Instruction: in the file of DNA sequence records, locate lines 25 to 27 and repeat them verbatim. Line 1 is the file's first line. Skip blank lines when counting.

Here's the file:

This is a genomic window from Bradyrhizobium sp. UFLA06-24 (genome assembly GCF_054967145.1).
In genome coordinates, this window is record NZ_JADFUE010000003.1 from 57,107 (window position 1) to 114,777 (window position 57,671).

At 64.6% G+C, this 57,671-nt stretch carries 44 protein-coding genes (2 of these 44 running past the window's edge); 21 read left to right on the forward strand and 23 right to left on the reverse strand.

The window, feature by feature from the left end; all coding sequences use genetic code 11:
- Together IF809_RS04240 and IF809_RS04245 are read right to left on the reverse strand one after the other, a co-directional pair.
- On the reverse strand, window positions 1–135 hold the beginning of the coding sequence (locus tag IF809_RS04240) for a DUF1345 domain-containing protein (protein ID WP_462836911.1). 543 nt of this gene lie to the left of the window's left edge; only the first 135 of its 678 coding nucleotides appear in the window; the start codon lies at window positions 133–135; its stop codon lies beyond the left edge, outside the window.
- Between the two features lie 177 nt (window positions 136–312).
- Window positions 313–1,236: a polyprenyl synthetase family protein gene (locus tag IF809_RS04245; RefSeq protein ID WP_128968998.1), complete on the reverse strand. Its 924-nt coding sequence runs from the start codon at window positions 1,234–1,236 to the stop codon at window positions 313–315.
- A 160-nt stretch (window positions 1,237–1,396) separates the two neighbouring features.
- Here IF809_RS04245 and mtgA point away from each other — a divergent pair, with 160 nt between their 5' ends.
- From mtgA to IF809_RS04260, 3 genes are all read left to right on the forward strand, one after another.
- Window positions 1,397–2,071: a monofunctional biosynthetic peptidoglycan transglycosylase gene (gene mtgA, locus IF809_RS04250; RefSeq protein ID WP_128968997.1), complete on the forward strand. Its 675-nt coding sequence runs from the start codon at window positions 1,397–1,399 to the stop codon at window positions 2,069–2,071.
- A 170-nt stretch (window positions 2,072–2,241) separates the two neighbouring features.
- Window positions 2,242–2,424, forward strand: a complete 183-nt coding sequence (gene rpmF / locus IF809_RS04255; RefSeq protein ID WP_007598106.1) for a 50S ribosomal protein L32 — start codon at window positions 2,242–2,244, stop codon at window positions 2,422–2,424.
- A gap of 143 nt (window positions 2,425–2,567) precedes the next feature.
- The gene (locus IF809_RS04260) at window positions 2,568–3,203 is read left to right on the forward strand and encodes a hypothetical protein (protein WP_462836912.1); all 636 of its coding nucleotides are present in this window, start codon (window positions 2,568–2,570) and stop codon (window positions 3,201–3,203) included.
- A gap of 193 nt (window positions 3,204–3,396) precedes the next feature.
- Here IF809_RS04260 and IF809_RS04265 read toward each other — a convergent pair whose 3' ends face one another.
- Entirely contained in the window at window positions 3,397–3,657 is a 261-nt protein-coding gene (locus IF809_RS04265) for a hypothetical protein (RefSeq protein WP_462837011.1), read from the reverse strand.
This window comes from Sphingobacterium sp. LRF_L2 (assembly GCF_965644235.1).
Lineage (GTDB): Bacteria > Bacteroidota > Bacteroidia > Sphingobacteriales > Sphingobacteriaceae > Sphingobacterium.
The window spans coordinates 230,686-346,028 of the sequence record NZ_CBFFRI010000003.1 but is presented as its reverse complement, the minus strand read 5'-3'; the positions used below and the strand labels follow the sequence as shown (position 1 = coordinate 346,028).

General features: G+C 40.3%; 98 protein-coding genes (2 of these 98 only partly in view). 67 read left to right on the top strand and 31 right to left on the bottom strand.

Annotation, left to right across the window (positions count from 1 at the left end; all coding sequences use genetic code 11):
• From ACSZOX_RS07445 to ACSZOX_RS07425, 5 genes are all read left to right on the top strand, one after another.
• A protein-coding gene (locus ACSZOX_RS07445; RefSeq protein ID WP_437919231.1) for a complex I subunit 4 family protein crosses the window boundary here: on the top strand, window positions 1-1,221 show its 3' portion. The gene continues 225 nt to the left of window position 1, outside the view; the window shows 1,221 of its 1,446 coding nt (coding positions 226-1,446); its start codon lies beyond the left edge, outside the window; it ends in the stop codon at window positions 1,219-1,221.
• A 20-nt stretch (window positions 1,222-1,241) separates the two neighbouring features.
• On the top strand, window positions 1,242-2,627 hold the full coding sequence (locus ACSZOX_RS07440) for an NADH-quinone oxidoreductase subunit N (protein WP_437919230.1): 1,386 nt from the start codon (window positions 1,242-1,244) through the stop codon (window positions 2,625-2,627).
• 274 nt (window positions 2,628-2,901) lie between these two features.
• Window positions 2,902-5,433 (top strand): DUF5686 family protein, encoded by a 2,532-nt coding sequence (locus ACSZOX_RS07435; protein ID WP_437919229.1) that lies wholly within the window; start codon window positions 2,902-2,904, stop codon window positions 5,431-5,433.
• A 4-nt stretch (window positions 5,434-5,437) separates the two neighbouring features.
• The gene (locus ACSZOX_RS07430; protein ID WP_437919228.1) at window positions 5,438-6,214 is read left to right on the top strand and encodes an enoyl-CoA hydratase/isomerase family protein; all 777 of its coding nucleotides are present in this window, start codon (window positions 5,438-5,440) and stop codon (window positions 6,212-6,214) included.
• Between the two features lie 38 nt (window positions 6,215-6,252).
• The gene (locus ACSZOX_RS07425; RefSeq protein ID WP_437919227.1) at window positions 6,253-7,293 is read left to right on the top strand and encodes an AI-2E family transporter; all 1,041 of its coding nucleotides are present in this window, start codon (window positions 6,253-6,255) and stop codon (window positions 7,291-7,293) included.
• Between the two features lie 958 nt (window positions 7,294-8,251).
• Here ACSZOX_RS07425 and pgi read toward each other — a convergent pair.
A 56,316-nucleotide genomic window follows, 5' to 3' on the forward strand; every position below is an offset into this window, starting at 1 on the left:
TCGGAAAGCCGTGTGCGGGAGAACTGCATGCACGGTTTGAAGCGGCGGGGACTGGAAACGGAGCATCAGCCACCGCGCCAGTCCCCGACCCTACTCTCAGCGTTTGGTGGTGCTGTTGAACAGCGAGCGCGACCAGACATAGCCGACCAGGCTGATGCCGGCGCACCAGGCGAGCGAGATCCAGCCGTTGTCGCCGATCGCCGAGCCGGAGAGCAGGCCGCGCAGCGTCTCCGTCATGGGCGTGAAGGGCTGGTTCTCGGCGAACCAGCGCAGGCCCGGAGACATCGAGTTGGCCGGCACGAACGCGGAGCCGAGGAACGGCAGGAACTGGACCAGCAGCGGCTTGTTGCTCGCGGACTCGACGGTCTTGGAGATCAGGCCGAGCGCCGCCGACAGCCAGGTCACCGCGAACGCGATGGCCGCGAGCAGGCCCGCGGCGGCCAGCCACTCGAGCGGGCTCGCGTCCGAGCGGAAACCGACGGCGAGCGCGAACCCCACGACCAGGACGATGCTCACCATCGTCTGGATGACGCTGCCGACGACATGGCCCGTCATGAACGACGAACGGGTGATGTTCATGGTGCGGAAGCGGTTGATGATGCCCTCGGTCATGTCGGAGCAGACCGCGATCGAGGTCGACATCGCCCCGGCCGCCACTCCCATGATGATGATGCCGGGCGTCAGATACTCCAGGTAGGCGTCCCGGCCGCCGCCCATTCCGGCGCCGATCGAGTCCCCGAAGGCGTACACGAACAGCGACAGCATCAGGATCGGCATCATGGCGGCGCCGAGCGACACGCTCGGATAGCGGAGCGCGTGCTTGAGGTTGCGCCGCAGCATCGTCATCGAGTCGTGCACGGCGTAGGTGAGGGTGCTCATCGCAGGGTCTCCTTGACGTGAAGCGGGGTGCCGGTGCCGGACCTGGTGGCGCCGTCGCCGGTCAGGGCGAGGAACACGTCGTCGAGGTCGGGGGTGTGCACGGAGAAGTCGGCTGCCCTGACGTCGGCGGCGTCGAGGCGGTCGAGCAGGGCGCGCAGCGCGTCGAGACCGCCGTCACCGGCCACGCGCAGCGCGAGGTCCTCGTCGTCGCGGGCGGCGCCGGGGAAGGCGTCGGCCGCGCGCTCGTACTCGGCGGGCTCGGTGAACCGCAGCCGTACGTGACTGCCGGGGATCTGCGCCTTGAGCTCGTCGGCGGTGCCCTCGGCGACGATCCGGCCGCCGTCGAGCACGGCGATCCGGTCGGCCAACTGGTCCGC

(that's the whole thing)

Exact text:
• From ACSZOX_RS07445 to ACSZOX_RS07425, 5 genes are all read left to right on the top strand, one after another.
• A protein-coding gene (locus ACSZOX_RS07445; RefSeq protein ID WP_437919231.1) for a complex I subunit 4 family protein crosses the window boundary here: on the top strand, window positions 1-1,221 show its 3' portion. The gene continues 225 nt to the left of window position 1, outside the view; the window shows 1,221 of its 1,446 coding nt (coding positions 226-1,446); its start codon lies beyond the left edge, outside the window; it ends in the stop codon at window positions 1,219-1,221.
• A 20-nt stretch (window positions 1,222-1,241) separates the two neighbouring features.